The Orbit Determination & Time Synchronisation (ODTS) performance is also driving the signal performance quality indicator, SISA, which needs to be ensured in all available GMS states. Such ensuring of signal quality directly drives Galileo's integrity services. Furthermore the ground monitoring performance indicator, SISMA, is required for the integrity services, and two GMS states exist that are defined via the related SISMA upper bound performance. The final SSEG and GMS key performance requirements are summarized below and are driving OS as well as SOL service performance. The nominal state is if all Galileo Sensor Stations (GSS) and 27 Signal in Space (SIS) from the operational satellites are available.[3]

Segment Performances for Galileo
Nominal Degraded Service
ODTS /Ranging Accuracy (1 sigma) 65 cm OS
GMS Availability of Navigation 99.95 % OS
SISA 85 cm SoL
SISMA 70 cm 130 cm SoL
GMS Availability of Integrity 94.73 % 5.23 % SoL
SSEG State Probability 94.09 % 5.66 % OS,SoL

Such segment key performances drivers have been independently consolidated through the early GIOVE experimentation activities, which show great consistency with the "designed" performance status.

Combined services performances

Galileo is being designed to be interoperable with other systems and, therefore, it will, in a great many instances, be used as part of a combined service. The identification of combined services is necessary to:[1]

  • Meet the most demanding user applications.
  • Reduce satellite navigation system weaknesses.
  • Provide robust solutions for applications requiring system redundancy for safety and/or security reasons.
  • Access future GNSS market.
  • Enable and expand new market opportunities.

The most obvious systems to be combined with Galileo are the other existing GNSS systems, GPS,GLONASS, SBAS and GBAS as they share with Galileo many characteristics that facilitate a combination at user level. By combining Galileo with other GNSS systems, improved performance in the following domains can be expected:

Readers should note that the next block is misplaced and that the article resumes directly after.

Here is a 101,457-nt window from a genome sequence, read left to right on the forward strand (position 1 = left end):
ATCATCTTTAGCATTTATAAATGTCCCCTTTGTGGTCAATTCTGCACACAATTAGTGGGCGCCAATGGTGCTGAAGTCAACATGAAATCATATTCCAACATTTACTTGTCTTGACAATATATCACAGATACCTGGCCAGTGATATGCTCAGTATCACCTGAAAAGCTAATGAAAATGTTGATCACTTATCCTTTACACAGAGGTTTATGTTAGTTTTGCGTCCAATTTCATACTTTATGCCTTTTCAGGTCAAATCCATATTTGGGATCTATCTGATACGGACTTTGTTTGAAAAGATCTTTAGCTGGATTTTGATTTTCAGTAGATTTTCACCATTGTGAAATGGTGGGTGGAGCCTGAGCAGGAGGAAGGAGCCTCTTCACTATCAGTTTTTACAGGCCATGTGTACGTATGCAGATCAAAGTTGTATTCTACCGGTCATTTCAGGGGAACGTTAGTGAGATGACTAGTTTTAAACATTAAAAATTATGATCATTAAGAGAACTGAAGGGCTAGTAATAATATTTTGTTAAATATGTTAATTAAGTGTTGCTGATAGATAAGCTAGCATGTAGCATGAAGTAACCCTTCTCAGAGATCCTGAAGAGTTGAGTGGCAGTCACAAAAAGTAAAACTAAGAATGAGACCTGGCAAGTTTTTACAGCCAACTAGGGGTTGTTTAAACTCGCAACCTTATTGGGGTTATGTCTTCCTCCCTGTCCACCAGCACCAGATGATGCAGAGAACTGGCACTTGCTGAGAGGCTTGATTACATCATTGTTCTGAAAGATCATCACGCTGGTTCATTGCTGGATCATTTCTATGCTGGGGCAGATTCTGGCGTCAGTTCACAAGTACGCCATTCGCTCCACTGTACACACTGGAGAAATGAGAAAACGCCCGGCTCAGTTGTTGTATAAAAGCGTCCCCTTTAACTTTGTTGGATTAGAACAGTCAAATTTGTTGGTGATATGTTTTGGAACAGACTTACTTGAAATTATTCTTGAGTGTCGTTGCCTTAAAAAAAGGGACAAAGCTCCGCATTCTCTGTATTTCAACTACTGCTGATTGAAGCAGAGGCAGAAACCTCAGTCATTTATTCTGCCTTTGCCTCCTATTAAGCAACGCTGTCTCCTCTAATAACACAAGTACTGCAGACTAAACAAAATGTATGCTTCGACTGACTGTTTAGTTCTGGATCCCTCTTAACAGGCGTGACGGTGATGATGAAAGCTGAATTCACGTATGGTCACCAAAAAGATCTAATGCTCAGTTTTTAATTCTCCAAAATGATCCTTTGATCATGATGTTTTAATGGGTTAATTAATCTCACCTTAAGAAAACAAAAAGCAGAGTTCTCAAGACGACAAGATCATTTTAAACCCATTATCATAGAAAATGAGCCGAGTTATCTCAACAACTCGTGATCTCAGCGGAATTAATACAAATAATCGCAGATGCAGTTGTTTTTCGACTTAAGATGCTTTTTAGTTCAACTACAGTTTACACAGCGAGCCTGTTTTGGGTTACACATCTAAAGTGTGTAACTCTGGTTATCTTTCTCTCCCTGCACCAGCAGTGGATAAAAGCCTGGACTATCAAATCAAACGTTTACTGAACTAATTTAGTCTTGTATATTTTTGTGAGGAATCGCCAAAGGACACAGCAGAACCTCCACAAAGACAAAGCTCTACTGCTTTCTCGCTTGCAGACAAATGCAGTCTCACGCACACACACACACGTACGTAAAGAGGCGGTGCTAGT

• Availability: Using as an example Galileo in combination with GPS and SBAS systems, the number of operational satellites will be in the region of 60. In normal urban environments this would result in an increased availability for 4 satellites from 40% to more than 90%.
  • Position Accuracy: Allied to an increased availability in restricted environments (urban) is a better geometry of spacecraft or enhanced positioning performance.
  • Integrity: GNSS based integrity systems and techniques, such as SBAS, ARAIM, RAIM and GBAS, would benefit from the addition of new constellations, including Galileo, in terms of lower achievable protection levels and/or integrity risk.
  • Redundancy: By combining services from separate and fully independent systems full redundancy can be achieved. This is particularly important for Safety of Life applications that require full system backup.


  1. ^ a b Galileo Mission High Level Definition, v3, September 2002.
  2. ^ Galileo Works, And Works Well, ESA, February 2014
  3. ^ Veit Oehler, Jan M. Krueger, Tanja Beck, Michael Kirchner, Hans L. Trautenberg, Jörg Hahn, Daniel Blonski, “Galileo System Performance Status Report,” Proceedings of the ION GNSS 2009, Savannah, GA, USA, Sept. 22-25, 2009.